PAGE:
Cable Nets Seek CPM Gains In Upfront
"They are going to try to build some of their increases to close that gap," says one veteran media agency executive. Media executives say the cable market should start up beginning next week.
Just as the broadcast networks did in their part of the upfront, cable networks find themselves in a position where there could be a reduction in gross ratings points because of commercial ratings.
For cable it could be more than broadcast networks--anywhere from 5% to 8% shrinkage in gross ratings points for the 2007-2008 season. Even with cable viewership slightly up this season versus the year before, cable networks will need to catch up, looking to charge higher prices--at least in the 5% to 8% range concerning the cost-per-thousand viewers.
In addition, with fewer spots to sell, "it could force some cable networks in the scatter market to go out of sale in the coming season," warns one cable advertising sales executive.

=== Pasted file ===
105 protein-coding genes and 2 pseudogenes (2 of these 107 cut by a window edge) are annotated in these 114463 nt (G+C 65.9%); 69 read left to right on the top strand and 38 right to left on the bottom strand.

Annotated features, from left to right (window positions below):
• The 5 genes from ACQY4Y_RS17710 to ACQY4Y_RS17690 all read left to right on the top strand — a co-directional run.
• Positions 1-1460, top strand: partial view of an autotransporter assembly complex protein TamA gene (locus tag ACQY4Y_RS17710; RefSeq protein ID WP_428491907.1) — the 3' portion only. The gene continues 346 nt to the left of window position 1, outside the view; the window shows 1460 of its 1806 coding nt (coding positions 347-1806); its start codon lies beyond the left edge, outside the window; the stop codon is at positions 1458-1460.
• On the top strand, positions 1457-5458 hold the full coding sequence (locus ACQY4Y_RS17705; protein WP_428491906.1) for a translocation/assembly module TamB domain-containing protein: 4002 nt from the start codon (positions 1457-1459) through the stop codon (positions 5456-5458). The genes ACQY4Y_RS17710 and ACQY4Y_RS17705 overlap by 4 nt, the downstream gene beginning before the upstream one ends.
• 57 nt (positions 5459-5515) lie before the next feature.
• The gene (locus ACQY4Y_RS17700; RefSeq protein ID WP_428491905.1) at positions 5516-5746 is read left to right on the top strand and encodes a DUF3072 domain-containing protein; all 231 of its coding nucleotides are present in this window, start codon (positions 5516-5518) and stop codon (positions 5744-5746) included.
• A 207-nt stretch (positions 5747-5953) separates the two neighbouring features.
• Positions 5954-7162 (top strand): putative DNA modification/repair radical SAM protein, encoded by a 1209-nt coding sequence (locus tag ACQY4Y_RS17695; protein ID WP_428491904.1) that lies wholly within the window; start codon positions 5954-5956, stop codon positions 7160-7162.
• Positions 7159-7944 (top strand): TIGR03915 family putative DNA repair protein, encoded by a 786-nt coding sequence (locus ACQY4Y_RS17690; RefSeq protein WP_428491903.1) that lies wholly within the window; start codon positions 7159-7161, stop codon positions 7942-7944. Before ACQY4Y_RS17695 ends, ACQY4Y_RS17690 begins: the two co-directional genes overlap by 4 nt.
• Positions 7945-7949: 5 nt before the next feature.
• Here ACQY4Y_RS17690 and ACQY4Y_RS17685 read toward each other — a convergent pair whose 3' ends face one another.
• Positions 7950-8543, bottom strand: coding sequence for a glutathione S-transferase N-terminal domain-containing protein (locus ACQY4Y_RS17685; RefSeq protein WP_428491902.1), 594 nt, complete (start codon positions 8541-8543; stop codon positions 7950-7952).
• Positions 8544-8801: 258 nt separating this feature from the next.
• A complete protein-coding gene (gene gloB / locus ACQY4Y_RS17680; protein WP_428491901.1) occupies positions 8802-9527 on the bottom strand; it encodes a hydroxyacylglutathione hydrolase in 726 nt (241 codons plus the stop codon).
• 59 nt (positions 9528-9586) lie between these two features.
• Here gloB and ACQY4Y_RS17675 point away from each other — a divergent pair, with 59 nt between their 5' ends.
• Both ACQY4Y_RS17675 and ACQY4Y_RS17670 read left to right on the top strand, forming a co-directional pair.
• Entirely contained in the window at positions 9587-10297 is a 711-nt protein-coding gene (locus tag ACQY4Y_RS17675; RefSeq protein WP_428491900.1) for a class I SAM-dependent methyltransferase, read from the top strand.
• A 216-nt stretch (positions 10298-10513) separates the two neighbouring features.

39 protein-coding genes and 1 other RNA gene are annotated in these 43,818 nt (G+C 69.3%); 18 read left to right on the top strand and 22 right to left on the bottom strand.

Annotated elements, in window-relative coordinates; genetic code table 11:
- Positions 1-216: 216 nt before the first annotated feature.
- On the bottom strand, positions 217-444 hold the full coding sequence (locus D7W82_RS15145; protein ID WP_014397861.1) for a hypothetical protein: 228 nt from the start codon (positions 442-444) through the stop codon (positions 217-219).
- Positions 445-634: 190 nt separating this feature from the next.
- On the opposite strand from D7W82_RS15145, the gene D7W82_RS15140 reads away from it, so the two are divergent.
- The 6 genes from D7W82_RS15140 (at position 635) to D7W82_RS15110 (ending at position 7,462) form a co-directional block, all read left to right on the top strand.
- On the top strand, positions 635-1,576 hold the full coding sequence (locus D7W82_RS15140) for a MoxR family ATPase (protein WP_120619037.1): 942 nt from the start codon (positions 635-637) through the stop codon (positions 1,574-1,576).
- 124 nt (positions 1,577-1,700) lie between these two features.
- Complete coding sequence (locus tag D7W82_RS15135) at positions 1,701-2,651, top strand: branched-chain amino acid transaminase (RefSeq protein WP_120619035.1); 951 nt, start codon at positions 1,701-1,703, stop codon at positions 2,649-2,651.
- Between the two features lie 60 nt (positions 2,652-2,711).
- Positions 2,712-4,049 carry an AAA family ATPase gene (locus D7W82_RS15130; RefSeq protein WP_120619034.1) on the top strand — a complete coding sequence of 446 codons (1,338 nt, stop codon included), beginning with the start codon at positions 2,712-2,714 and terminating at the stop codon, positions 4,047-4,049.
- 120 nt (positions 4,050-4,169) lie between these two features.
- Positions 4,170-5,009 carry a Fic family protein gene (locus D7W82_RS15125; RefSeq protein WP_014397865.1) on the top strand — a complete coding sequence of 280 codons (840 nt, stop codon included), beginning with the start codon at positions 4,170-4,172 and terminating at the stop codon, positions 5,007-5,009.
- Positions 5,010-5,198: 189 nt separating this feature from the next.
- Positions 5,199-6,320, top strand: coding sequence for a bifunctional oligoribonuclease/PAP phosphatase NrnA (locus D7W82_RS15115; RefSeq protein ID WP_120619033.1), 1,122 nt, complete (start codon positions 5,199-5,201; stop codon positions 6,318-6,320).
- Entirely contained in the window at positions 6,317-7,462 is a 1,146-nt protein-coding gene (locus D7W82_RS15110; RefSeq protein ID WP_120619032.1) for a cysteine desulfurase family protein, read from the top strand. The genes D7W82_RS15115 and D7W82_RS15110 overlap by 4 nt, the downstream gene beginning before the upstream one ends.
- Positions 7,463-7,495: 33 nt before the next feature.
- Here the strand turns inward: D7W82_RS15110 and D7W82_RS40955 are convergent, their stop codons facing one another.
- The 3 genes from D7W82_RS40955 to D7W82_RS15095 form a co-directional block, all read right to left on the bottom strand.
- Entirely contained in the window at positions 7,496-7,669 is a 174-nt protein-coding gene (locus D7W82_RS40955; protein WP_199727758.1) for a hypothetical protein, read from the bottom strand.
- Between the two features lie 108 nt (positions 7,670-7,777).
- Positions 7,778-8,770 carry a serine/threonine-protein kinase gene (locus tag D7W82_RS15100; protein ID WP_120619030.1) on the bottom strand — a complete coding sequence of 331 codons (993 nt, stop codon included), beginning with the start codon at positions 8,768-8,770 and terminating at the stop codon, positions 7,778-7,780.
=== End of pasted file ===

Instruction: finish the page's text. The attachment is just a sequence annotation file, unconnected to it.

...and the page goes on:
MTV Networks has a more serious problem. Its commercial ratings history puts them some 15% to 18% below that of their respective program ratings--which is why MTV Networks made the decision to only ink upfront deals based on program ratings in this market.
Another cable sales executive said marketers might find it tough to turn MTV down. "Where would the money go?" he says. Another executive says CW, for one, could take some of the MTV upfront dollars. But overall the CW doesn't have that many ratings points to sell.
Media executives say before cable moves, possibly starting next week, the CW upfront deals need to be completed this week. Syndication as well might be squeezed in before cable.
"There is some pressure by syndicators to move now," says a media agency executive.
Syndication wants to start moving quickly--especially for some of its daytime programming. Broadcast network programmers took in healthy double-digit percent increases on the cost-per-thousand viewer prices for their respective daytime soaps.
Syndicators feel it is deserving of similar double-digit hikes for its daytime talk shows.